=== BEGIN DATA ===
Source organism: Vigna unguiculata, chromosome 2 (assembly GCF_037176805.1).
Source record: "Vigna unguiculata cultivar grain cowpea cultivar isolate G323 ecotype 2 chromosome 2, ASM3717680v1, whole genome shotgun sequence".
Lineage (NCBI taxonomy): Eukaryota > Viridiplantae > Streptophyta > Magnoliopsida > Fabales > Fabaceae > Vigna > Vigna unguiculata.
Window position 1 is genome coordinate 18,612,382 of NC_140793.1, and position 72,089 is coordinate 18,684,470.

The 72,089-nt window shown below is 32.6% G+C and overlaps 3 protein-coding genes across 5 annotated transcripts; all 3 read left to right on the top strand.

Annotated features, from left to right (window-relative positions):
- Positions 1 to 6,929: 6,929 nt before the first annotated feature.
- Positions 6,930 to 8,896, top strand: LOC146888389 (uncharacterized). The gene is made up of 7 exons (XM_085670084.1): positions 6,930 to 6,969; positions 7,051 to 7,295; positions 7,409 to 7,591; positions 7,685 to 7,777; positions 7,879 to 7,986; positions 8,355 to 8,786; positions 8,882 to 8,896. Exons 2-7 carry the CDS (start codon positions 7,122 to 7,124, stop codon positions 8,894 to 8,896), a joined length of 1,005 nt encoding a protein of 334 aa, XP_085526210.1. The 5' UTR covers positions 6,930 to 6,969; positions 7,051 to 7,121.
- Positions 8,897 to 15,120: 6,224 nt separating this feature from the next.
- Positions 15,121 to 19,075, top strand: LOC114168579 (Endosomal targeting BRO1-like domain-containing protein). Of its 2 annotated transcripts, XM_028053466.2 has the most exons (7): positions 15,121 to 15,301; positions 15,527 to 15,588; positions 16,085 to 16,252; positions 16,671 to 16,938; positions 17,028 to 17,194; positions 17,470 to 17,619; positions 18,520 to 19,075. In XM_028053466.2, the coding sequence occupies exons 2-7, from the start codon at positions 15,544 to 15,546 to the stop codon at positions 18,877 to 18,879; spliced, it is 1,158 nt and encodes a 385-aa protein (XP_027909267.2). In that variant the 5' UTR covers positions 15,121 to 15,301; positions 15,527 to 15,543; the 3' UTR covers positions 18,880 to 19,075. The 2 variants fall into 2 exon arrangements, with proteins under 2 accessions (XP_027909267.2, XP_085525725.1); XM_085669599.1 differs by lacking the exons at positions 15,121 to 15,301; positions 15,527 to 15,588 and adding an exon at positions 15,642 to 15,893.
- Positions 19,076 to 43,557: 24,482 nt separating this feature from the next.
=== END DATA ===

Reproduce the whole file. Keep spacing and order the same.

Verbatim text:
Source organism: Vigna unguiculata, chromosome 2 (assembly GCF_037176805.1).
Source record: "Vigna unguiculata cultivar grain cowpea cultivar isolate G323 ecotype 2 chromosome 2, ASM3717680v1, whole genome shotgun sequence".
Lineage (NCBI taxonomy): Eukaryota > Viridiplantae > Streptophyta > Magnoliopsida > Fabales > Fabaceae > Vigna > Vigna unguiculata.
Window position 1 is genome coordinate 18,612,382 of NC_140793.1, and position 72,089 is coordinate 18,684,470.

The 72,089-nt window shown below is 32.6% G+C and overlaps 3 protein-coding genes across 5 annotated transcripts; all 3 read left to right on the top strand.

Annotated features, from left to right (window-relative positions):
- Positions 1 to 6,929: 6,929 nt before the first annotated feature.
- Positions 6,930 to 8,896, top strand: LOC146888389 (uncharacterized). The gene is made up of 7 exons (XM_085670084.1): positions 6,930 to 6,969; positions 7,051 to 7,295; positions 7,409 to 7,591; positions 7,685 to 7,777; positions 7,879 to 7,986; positions 8,355 to 8,786; positions 8,882 to 8,896. Exons 2-7 carry the CDS (start codon positions 7,122 to 7,124, stop codon positions 8,894 to 8,896), a joined length of 1,005 nt encoding a protein of 334 aa, XP_085526210.1. The 5' UTR covers positions 6,930 to 6,969; positions 7,051 to 7,121.
- Positions 8,897 to 15,120: 6,224 nt separating this feature from the next.
- Positions 15,121 to 19,075, top strand: LOC114168579 (Endosomal targeting BRO1-like domain-containing protein). Of its 2 annotated transcripts, XM_028053466.2 has the most exons (7): positions 15,121 to 15,301; positions 15,527 to 15,588; positions 16,085 to 16,252; positions 16,671 to 16,938; positions 17,028 to 17,194; positions 17,470 to 17,619; positions 18,520 to 19,075. In XM_028053466.2, the coding sequence occupies exons 2-7, from the start codon at positions 15,544 to 15,546 to the stop codon at positions 18,877 to 18,879; spliced, it is 1,158 nt and encodes a 385-aa protein (XP_027909267.2). In that variant the 5' UTR covers positions 15,121 to 15,301; positions 15,527 to 15,543; the 3' UTR covers positions 18,880 to 19,075. The 2 variants fall into 2 exon arrangements, with proteins under 2 accessions (XP_027909267.2, XP_085525725.1); XM_085669599.1 differs by lacking the exons at positions 15,121 to 15,301; positions 15,527 to 15,588 and adding an exon at positions 15,642 to 15,893.
- Positions 19,076 to 43,557: 24,482 nt separating this feature from the next.